I notice that you've been trying to erase the classification of Tom Hanks's portrayal of Rogers as an antagonist lately. Now I know that you might not agree with me here, but you may want to read what Marielle Heller said about this version of Mister Rogers in response to a question about why she wanted to direct A Beautiful Day in the Neighborhood:
"It was the script [by Micah Fitzerman-Blue and Noah Harpster]. I felt like watching a grown person grappling so deeply with their emotions in a real way was something I never got to see onscreen. I also thought their script was so smart because Mr. Rogers can’t be the lead of a movie — he’s not someone with enough conflict. He doesn’t have the dynamic nature you need for a protagonist for a movie, but to have him be essentially the antagonist of a movie — who comes into someone’s life and flips it upside down through his philosophy and the way he lived his life — was so smart."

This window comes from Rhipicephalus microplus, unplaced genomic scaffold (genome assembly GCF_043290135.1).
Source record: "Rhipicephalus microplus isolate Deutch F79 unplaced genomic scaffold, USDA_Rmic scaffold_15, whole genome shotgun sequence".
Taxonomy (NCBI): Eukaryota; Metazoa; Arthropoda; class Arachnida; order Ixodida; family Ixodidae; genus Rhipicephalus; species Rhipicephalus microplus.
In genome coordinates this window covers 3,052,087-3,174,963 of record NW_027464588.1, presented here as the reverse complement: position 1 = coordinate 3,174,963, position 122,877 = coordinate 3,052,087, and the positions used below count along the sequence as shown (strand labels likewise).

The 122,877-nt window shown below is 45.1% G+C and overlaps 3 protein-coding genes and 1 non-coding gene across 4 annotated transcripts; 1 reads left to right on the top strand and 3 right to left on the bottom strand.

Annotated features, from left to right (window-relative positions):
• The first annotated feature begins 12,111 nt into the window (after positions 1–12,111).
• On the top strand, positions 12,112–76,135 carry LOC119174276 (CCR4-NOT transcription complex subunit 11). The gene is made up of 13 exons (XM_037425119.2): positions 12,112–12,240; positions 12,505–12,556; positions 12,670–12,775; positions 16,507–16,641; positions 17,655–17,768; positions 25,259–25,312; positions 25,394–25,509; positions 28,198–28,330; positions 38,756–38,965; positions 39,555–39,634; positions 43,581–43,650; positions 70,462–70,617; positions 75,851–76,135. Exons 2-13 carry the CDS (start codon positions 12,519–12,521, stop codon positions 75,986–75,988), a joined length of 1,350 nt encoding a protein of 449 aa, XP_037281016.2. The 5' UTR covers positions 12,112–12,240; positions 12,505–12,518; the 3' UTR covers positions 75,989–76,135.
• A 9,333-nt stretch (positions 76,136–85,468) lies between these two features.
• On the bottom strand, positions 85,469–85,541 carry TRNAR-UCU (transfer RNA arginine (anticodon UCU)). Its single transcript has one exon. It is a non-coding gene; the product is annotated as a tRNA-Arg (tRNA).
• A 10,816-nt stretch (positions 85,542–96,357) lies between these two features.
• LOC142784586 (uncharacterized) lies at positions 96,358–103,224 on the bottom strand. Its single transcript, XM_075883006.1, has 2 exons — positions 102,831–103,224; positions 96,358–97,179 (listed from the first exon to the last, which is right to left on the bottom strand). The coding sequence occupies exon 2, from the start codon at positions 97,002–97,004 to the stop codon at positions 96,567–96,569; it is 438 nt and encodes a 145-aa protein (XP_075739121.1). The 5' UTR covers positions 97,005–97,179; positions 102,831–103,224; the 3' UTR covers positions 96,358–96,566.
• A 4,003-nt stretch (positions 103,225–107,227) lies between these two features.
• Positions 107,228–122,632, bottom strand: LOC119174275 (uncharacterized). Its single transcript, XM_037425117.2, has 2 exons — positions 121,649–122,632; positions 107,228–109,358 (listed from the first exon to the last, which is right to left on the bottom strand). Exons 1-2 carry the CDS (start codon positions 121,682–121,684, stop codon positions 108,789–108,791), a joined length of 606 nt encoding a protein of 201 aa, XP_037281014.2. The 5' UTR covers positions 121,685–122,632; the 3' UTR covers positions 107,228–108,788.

It may help to know that an antagonist does not need to be a villain, but rather someone who struggles centrally with the protagonist. Antagonists do not necessarily need to undergo significant character development, but protagonists do, and it is not Mister Rogers but Lloyd Vogel who fills the protagonistic role in the film.
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